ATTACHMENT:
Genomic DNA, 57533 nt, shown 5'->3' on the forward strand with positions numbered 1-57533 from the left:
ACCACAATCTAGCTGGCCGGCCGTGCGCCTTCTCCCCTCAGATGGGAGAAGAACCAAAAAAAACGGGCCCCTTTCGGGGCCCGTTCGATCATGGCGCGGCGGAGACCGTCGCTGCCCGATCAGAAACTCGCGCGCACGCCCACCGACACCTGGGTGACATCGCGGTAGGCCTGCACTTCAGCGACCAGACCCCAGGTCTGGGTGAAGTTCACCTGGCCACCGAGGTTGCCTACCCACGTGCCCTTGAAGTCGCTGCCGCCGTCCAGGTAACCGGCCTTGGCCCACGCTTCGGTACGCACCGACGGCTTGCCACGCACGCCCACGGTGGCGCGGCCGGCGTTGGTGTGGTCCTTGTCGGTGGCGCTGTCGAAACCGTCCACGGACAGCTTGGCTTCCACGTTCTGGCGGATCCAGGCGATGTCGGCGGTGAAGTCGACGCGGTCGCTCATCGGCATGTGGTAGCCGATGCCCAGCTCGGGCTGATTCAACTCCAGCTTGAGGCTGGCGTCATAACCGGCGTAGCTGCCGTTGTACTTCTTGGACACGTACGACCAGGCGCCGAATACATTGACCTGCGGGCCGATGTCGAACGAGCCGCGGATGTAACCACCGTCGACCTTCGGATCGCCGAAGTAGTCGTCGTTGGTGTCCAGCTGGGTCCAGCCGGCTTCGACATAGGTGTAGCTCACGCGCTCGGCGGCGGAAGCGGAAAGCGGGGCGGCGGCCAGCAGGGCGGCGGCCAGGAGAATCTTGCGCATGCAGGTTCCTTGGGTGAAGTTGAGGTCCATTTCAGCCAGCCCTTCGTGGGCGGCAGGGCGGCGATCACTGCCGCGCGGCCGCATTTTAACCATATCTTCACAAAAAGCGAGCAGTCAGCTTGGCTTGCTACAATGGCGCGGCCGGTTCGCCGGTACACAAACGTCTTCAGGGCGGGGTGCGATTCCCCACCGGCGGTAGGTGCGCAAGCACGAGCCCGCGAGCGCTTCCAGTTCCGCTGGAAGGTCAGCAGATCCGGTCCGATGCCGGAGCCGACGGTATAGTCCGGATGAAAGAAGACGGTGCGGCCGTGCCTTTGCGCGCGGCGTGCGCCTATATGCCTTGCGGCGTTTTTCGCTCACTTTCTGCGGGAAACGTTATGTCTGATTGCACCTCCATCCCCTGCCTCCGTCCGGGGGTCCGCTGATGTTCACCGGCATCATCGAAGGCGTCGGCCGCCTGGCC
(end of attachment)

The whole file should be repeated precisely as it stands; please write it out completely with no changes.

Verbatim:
Genomic DNA, 57533 nt, shown 5'->3' on the forward strand with positions numbered 1-57533 from the left:
ACCACAATCTAGCTGGCCGGCCGTGCGCCTTCTCCCCTCAGATGGGAGAAGAACCAAAAAAAACGGGCCCCTTTCGGGGCCCGTTCGATCATGGCGCGGCGGAGACCGTCGCTGCCCGATCAGAAACTCGCGCGCACGCCCACCGACACCTGGGTGACATCGCGGTAGGCCTGCACTTCAGCGACCAGACCCCAGGTCTGGGTGAAGTTCACCTGGCCACCGAGGTTGCCTACCCACGTGCCCTTGAAGTCGCTGCCGCCGTCCAGGTAACCGGCCTTGGCCCACGCTTCGGTACGCACCGACGGCTTGCCACGCACGCCCACGGTGGCGCGGCCGGCGTTGGTGTGGTCCTTGTCGGTGGCGCTGTCGAAACCGTCCACGGACAGCTTGGCTTCCACGTTCTGGCGGATCCAGGCGATGTCGGCGGTGAAGTCGACGCGGTCGCTCATCGGCATGTGGTAGCCGATGCCCAGCTCGGGCTGATTCAACTCCAGCTTGAGGCTGGCGTCATAACCGGCGTAGCTGCCGTTGTACTTCTTGGACACGTACGACCAGGCGCCGAATACATTGACCTGCGGGCCGATGTCGAACGAGCCGCGGATGTAACCACCGTCGACCTTCGGATCGCCGAAGTAGTCGTCGTTGGTGTCCAGCTGGGTCCAGCCGGCTTCGACATAGGTGTAGCTCACGCGCTCGGCGGCGGAAGCGGAAAGCGGGGCGGCGGCCAGCAGGGCGGCGGCCAGGAGAATCTTGCGCATGCAGGTTCCTTGGGTGAAGTTGAGGTCCATTTCAGCCAGCCCTTCGTGGGCGGCAGGGCGGCGATCACTGCCGCGCGGCCGCATTTTAACCATATCTTCACAAAAAGCGAGCAGTCAGCTTGGCTTGCTACAATGGCGCGGCCGGTTCGCCGGTACACAAACGTCTTCAGGGCGGGGTGCGATTCCCCACCGGCGGTAGGTGCGCAAGCACGAGCCCGCGAGCGCTTCCAGTTCCGCTGGAAGGTCAGCAGATCCGGTCCGATGCCGGAGCCGACGGTATAGTCCGGATGAAAGAAGACGGTGCGGCCGTGCCTTTGCGCGCGGCGTGCGCCTATATGCCTTGCGGCGTTTTTCGCTCACTTTCTGCGGGAAACGTTATGTCTGATTGCACCTCCATCCCCTGCCTCCGTCCGGGGGTCCGCTGATGTTCACCGGCATCATCGAAGGCGTCGGCCGCCTGGCC